There are people who wonder about my motives when it comes to Robert Elmore and the Shocker Sports Hall of Fame.
Why, they ask, am I so adamant that he be inducted? Why, they wonder, am I so distraught when he isn’t?
These are valid questions and I’m not at all sure I have valid answers. I don’t know when I became so emotionally involved when it comes to Robert Elmore, who played basketball at WSU from 1973-77, the years when I was a student. I don’t know why I get angry every year when Elmore is denied induction as is again the case this year. Wichita State announced three worthy SSHOF inductees Tuesday – Desiraye Osburn (cross country) and former baseball standouts Carl Hall and Mike Pelfrey.
No Elmore. Again.
In September, I publicly nominated Elmore for the Shocker Sports Hall of Fame, something I had not done in the past. Elmore, 6-foot-11, died of a heroin overdose in Rome, where he was playing basketball professionally, in 1977. He had recently been cut by the NBA’s New Jersey Nets.
I presume it is the heroin overdose that has kept Elmore out of the Shocker Sports Hall of Fame, although none of the committee members – who include Linwood Sexton, John Dreifort, Cleo Littleton and Mike Kennedy – has ever told me that.
Elmore still ranks second in WSU history in rebounds (1,039) and block shots (132). He averaged 12.4 rebounds for his career and also scored 1,186 points and was a 51.1 percent field-goal shooter and three-time all-Missouri Valley Conference first team player. He was, I believe, the greatest true center in Shocker basketball history.
I do not believe the circumstances of Elmore’s death should impact his SSHOF status. I am unsure of the vetting process done by the committee, but doubt it includes vigorous background checks. Not that a background check would have been necessary to determine Elmore’s cause of death; it was public knowledge.
I did not know Elmore. But I have talked to some of his former teammates and they say he was a wonderful person and outstanding player who got mixed up in some of the wrong things after he left the United States to play basketball in France.
“A great guy on and off the court,” former Shocker and SSHOF inductee Cheese Johnson said. “He was always happy and the things that happened shouldn’t be held against him. One thing doesn’t have to do with another.”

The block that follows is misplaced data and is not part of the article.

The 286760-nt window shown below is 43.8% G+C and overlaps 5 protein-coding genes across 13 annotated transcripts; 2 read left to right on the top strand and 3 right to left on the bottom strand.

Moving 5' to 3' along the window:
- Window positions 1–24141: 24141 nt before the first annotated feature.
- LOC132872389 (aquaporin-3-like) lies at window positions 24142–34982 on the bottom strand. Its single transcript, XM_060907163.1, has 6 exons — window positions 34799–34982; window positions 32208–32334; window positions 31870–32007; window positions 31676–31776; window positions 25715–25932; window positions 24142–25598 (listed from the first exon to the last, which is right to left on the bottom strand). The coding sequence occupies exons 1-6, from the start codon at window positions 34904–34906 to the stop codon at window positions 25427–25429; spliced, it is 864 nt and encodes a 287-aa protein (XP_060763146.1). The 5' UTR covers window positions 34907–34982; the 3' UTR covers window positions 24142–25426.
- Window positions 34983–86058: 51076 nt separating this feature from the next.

Elmore was from Queens, N.Y., near where Johnson grew up in Manhattan. They didn’t know one another as kids, but being native New Yorkers helped them bond when they were together for two seasons (1975-76, 1976-77) at WSU. Elmore and Johnson were key parts of the Shockers’ NCAA Tournament team in 1976.
“He was like an older brother to me,” Johnson said. “And he was a real popular guy. He was one of my best enforcers on that front line.”
Another former Elmore teammate, Chicago native Steve Kalocinski, said he spent much of trip to WSU in Elmore’s presence.
“He basically convinced me Wichita State was the right school for me because of his demeanor,” Kalocinski said. “Mo was such an imposing figure but his demeanor didn’t match up to that big physique. He was so down to earth and so easy going.”
Kalocinski knew Elmore was starting to dabble in drugs after he left Wichita State, but was surprised to hear that his former teammate had overdosed on heroin.
“It was such a tragedy because he was naive in that way,” Kalocinski said. “Now I see Mo’s brother, Len, on TV and I see Mo in those eyes. It’s a real sad deal. But should that take away from his accomplishments as a basketball player? I don’t think so.”
Neither do I, which is why I keep pushing for Elmore’s induction. His exclusion reflects poorly on the Shocker Sports Hall of Fame, in my opinion, but in being so public about my beliefs I fear that I have stunted the likelihood of his chances for induction.
In the next day or two, I hope, a member of the Shocker Sports Hall of Fame committee will talk to me and explain Elmore’s exclusion. I think it’s important that someone on the committee do so, especially since I went through the process of publicly nominating Elmore this year. I will write about the committee’s reasoning here on my blog. But then I will let this issue go and allow it, along with Robert Elmore, to rest in peace.